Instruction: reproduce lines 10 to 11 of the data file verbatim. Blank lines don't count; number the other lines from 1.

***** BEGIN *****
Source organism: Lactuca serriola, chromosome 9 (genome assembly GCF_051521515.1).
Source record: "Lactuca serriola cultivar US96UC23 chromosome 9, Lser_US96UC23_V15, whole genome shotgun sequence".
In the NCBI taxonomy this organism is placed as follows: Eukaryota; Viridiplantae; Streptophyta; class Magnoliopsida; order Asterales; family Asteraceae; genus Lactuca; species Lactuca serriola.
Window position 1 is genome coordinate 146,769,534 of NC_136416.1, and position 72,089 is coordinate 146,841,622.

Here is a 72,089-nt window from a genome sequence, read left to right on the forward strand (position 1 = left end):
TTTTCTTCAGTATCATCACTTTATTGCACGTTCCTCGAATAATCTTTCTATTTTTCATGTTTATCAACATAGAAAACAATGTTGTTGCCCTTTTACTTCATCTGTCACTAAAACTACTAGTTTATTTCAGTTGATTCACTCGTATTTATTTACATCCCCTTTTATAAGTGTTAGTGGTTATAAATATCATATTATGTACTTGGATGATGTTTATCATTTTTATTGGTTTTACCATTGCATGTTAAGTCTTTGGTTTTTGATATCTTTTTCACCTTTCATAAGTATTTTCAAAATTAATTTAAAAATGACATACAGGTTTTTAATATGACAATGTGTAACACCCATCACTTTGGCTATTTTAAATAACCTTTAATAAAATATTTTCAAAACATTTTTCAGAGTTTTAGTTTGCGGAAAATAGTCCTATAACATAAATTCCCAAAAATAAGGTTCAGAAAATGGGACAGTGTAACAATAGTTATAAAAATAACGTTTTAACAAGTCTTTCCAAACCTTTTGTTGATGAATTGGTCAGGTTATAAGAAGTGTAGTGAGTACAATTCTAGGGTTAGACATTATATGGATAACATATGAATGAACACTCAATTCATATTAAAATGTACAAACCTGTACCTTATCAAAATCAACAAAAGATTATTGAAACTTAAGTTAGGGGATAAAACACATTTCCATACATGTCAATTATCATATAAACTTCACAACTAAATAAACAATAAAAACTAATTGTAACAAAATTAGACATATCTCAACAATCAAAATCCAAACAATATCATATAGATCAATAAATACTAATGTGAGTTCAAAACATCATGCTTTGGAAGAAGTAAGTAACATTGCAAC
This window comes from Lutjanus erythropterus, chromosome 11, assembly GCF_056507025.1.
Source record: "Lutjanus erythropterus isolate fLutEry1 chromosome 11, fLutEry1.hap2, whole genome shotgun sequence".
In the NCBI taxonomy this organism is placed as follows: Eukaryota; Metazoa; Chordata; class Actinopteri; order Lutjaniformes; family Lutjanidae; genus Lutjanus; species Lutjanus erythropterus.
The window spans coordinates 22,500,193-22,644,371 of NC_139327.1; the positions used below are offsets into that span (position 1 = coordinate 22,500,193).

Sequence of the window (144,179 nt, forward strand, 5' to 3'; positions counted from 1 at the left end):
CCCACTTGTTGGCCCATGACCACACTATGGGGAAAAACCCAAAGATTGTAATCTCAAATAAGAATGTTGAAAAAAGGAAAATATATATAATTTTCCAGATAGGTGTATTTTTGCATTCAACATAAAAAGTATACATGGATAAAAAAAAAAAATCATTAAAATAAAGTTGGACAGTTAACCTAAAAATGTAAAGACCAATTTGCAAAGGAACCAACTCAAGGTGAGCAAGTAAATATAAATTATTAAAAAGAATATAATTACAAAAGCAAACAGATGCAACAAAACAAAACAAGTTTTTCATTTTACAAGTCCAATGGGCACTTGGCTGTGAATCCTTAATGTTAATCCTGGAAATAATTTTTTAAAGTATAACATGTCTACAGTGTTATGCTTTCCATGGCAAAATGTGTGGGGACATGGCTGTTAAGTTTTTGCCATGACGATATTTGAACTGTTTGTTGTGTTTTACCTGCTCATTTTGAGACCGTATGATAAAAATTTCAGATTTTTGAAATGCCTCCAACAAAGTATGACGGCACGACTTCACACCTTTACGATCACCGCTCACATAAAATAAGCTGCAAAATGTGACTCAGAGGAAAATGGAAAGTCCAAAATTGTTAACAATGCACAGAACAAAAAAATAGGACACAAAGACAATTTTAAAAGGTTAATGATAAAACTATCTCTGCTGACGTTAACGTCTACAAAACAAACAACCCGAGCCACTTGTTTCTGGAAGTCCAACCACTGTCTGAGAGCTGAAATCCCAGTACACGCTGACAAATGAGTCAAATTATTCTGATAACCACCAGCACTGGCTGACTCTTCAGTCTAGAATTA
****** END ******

The window spans coordinates 22,500,193-22,644,371 of NC_139327.1; the positions used below are offsets into that span (position 1 = coordinate 22,500,193).

Sequence of the window (144,179 nt, forward strand, 5' to 3'; positions counted from 1 at the left end):